SACRAMENTO, Calif (AP) — Federal prosecutors in California on Friday ended what once was among the nation's highest profile anti-terrorism cases, after a judge earlier overturned the conviction that grew from conspiracy allegations in the wake of the 2001 terrorist attacks.

Hamid Hayat, a cherry picker from the community of Lodi in the Central Valley agricultural heartland, was freed in August after spending more than 14 years in prison. That was more than half his sentence on charges of providing material support to terrorists and lying to FBI agents.

A federal judge in July overturned his 2006 conviction on charges of plotting an attack in the United States after attending a terrorist training camp in Pakistan. The judge ruled that Hayat, who proclaimed his innocence, hadn't received a proper defense at trial.

Prosecutors could have appealed that decision or sought a new trial, but instead filed a brief motion to dismiss the case on Friday.

“We have determined that the passage of time and the interests of justice counsel against resurrecting this 15 year old case,” they said in a statement.

They noted that his conviction was overturned “based solely on the effectiveness of the lawyer of his own choosing.” The U.S. Attorney's Office in Sacramento, along with the U.S. Department of Justice's National Security Division, reviewed the case and the evidence that would be available during a new trial before opting not to proceed, they said.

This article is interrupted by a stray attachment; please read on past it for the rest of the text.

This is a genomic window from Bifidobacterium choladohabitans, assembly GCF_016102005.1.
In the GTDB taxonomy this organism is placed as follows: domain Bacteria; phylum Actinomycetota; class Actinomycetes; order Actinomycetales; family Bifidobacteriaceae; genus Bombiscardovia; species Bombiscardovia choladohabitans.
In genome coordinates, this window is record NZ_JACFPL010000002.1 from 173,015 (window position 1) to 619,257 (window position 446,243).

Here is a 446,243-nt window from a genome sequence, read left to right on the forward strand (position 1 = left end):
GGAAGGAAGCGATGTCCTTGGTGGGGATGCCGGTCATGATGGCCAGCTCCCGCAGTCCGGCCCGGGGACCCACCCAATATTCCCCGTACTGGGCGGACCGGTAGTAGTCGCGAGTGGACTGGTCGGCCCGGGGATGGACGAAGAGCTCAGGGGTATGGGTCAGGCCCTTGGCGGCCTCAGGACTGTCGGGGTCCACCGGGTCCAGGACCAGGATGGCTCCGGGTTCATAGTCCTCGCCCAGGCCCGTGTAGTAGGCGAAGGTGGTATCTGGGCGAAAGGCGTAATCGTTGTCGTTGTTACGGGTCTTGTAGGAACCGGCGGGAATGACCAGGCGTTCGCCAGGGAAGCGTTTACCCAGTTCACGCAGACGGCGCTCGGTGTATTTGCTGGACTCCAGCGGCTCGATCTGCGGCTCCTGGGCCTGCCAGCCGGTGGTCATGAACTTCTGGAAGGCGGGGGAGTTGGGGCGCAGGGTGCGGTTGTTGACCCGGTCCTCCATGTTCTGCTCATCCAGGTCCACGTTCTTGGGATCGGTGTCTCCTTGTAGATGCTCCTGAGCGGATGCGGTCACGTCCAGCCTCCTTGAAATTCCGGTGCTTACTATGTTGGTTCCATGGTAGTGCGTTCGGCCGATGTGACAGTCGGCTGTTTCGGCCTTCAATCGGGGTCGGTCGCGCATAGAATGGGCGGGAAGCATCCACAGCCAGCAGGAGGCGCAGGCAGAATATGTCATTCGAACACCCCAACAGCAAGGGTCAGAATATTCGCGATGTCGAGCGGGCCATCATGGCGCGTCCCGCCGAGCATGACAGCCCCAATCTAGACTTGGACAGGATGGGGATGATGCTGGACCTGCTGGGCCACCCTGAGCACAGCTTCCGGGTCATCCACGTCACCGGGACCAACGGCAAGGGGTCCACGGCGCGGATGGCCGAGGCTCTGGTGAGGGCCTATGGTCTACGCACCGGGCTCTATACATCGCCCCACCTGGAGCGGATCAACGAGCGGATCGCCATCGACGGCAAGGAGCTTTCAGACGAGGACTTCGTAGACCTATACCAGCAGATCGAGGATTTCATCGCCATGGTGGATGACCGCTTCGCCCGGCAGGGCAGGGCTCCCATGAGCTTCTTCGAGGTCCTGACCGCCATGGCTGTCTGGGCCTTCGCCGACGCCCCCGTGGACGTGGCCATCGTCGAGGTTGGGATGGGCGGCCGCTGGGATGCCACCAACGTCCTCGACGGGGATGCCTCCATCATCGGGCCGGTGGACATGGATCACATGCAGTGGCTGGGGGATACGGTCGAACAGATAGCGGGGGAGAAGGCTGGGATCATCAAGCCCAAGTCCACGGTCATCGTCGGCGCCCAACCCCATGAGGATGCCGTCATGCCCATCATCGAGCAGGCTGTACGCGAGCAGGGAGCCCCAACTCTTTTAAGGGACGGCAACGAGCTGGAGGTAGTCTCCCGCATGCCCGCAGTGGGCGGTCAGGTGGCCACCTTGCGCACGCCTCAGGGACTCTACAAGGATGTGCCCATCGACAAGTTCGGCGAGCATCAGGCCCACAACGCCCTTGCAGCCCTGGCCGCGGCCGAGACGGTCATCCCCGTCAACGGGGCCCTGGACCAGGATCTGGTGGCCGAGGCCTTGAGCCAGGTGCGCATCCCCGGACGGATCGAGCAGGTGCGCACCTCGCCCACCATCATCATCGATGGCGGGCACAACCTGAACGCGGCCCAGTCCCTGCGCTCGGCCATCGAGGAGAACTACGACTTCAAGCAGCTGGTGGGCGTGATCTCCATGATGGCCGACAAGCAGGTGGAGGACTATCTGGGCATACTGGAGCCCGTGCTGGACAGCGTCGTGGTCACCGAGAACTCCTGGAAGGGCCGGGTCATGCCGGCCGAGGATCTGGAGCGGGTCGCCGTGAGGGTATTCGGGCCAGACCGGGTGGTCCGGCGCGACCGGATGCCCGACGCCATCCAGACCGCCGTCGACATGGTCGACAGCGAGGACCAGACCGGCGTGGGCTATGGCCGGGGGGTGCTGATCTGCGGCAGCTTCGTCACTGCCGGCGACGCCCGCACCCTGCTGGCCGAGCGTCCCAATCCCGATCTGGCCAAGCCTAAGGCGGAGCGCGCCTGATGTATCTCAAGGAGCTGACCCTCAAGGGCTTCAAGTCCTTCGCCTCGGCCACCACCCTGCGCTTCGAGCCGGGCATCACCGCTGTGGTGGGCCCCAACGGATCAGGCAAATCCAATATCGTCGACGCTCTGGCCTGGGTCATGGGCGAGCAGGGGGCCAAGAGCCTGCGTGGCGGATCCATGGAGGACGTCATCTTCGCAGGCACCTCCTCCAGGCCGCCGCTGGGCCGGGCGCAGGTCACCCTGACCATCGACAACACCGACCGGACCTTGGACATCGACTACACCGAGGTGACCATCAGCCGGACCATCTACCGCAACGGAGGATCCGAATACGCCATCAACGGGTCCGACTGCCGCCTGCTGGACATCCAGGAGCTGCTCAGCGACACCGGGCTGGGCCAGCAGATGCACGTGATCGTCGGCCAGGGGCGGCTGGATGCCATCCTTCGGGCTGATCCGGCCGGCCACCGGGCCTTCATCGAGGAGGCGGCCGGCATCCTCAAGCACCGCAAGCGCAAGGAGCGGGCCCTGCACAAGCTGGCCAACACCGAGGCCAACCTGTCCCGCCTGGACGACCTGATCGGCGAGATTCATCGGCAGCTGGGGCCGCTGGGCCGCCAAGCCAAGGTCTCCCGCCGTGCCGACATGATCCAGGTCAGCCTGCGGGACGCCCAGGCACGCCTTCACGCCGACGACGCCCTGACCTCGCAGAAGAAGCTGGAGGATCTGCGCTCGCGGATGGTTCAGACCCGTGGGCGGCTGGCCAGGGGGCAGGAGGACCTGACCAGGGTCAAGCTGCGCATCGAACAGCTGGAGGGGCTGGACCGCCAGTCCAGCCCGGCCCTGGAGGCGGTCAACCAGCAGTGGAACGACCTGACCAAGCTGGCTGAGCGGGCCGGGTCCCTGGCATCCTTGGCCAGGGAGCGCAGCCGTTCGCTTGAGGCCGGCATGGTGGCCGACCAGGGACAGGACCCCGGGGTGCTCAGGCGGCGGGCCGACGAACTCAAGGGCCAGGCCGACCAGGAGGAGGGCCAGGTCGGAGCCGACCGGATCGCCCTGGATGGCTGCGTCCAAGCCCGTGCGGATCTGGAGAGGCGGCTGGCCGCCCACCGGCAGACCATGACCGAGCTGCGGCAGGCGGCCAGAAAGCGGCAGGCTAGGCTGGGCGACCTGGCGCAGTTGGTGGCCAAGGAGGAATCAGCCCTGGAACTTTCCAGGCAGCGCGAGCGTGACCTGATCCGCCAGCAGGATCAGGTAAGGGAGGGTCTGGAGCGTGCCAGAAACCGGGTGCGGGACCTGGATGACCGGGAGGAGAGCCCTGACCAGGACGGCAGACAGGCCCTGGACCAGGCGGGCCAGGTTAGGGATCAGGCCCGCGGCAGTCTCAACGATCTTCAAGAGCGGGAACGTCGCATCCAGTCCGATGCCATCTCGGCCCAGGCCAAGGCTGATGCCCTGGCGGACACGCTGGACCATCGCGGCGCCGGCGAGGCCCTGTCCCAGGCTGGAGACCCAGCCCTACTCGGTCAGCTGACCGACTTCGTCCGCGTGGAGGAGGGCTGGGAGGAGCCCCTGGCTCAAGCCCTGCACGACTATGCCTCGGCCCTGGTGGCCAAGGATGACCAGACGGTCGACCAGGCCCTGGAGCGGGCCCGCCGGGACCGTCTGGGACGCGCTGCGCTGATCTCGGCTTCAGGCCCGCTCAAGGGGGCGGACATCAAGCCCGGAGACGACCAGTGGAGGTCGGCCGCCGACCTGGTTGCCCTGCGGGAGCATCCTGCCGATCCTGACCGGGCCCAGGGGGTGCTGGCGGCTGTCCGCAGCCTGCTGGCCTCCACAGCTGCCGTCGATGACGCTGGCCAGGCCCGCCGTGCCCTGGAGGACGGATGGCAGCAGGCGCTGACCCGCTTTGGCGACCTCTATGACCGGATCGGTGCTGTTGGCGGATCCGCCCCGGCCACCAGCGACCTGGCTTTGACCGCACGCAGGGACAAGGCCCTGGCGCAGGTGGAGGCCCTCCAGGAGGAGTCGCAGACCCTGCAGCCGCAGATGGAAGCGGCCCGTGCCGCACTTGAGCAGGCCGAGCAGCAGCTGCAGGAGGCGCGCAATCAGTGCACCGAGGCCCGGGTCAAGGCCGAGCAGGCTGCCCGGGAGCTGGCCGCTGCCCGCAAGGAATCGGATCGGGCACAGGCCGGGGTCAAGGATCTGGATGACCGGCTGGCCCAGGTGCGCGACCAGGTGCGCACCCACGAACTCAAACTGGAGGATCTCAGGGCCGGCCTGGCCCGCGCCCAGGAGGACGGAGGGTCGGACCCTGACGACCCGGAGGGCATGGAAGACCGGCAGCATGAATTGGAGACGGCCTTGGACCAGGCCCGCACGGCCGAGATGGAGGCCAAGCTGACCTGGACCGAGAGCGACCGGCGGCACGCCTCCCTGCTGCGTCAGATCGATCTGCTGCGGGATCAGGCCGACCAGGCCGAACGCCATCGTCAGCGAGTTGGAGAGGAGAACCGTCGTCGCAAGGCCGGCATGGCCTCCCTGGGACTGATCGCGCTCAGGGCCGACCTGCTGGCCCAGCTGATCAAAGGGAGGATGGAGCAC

Members of Hayat's new legal team, led by the law firm of Riordan & Horgan, previously said both the federal judge and a federal magistrate had also found that multiple witnesses had credibly testified years later that Hamid could not have committed the crimes. They claimed the judge's findings leading to his overturning Hayat's conviction were "effectively a finding of actual innocence."

Investigators initially alleged that five men were part of an al-Qaida "sleeper cell" in Lodi.

But only Hayat, who was born in California, was convicted of terror-related crimes, while three other suspects were eventually deported without charges. Hayat's father, an ice cream truck driver, admitted to a customs violation after a jury was unable to reach a decision on whether he lied to federal agents about his son's activities.

U.S. District Judge Garland E. Burrell Jr. found that inexperienced defense attorney Wazhma Mojaddidi failed to find those alibi witnesses, who would have testified that Hayat never had time to receive terror training while visiting relatives and getting married in his ancestral village in Pakistan.

They said that the longest Hayat was absent from his family's ancestral village of Behboodi while visiting Pakistan with family members between 2003 and 2005 was one week. That directly contracted his purported confession to attending a training camp for three to six months.

His defense attorney also should have provided a witness to testify that what prosecutors said was an incriminating note found in Hayat's wallet was in fact a religious supplication commonly used by many Muslims, he ruled.

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